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Water bills to rise by less than planned from April 2024 as firms hit with £114 million penalty

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Some water bills in England and Wales could rise by less than planned from April 2024, as 12 water companies have been hit with a collective £114 million penalty for missing targets on pollution, leaks and customer service.

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Water bills to rise by less than planned from April 2024 as firms hit with £114 million penalty – here's what we know

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  • badmemory
    badmemory Posts: 8,055 Forumite
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    Why not just instruct them to do their jobs properly within the next 365 days or you are nationalised with no compensation.  Hopefully that would concentrate their minds. 
    I do not want a refund I want them to do the job we have already paid them for.  For years.
  • MattMattMattUK
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    It works out at between £0.70-4.90 per customer for those eligible customers (amount differs by supplier).

    I agree it would be better for them to have to spend that money on improvements. My local supplier is Thames Water, they have been dumping sewerage and have issues with leaks, however I do have some sympathy with them as well. Over the last 30 years they have made 28 applications to build new reservoirs, they have all been declined, they have made 24 applications to build new sewerage processing facilities and only two have been approved. So whilst customers say that they do not want hosepipe bans or sewerage dumping, they regularly oppose the new construction needed to stop those things happen. If we want things to happen then the reservoir and processing plant building programs need to be forced through by government, rather than letting Nimby's block everything.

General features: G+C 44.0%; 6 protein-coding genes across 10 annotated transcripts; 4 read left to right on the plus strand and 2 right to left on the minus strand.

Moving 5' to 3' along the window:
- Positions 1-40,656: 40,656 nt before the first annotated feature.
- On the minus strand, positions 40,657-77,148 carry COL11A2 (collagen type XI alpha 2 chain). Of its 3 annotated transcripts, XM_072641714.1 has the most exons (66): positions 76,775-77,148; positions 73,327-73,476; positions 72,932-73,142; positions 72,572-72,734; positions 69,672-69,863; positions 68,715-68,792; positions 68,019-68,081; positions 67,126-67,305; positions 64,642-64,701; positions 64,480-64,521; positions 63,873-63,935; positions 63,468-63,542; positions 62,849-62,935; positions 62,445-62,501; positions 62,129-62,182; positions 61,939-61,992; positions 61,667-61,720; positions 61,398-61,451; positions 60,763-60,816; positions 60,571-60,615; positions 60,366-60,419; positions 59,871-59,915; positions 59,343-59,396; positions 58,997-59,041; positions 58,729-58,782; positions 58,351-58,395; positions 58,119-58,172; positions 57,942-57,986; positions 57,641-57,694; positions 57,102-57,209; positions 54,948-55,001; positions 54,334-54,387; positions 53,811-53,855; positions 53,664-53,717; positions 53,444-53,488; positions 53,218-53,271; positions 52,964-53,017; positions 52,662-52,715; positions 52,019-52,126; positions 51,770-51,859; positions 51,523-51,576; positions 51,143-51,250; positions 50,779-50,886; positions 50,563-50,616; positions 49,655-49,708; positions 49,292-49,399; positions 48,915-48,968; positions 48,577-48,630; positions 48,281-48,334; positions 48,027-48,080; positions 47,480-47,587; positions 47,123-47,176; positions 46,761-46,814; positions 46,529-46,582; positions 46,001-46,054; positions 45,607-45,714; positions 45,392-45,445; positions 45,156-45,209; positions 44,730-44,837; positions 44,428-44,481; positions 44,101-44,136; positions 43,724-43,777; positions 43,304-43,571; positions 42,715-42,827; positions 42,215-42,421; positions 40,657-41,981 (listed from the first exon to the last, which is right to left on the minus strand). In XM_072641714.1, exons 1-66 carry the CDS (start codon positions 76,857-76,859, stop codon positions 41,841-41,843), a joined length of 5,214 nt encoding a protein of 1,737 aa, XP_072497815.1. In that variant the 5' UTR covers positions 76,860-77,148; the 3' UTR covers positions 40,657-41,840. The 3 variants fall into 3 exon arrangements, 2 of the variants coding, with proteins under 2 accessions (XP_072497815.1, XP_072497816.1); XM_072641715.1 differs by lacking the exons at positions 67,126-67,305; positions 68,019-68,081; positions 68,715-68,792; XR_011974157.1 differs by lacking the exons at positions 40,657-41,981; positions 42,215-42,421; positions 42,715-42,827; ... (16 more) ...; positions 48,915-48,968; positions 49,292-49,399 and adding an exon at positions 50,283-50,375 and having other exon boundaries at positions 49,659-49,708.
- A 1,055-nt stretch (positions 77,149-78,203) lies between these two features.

• GingerTim
    GingerTim Posts: 2,109 Forumite
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    Better not pop those champagne corks just yet 

    https://www.bbc.co.uk/news/business-66979271

    Water companies want bills to increase by £156 a year by 2030 to pay for upgrades and reduce sewage discharges.

    The increase would allow infrastructure spending to almost double to £96bn and fund the construction of 10 new reservoirs, the water industry says.

  • MattMattMattUK
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    GingerTim said:
    Better not pop those champagne corks just yet 

    https://www.bbc.co.uk/news/business-66979271

    Water companies want bills to increase by £156 a year by 2030 to pay for upgrades and reduce sewage discharges.

    The increase would allow infrastructure spending to almost double to £96bn and fund the construction of 10 new reservoirs, the water industry says.

    It is something that is almost certainly needed, the sector has been woefully under invested in for decades now and as much as some will object to profit, even if profit were reduced to zero there is not enough to cover the investment needed to cope with both population growth and the impacts of climate change.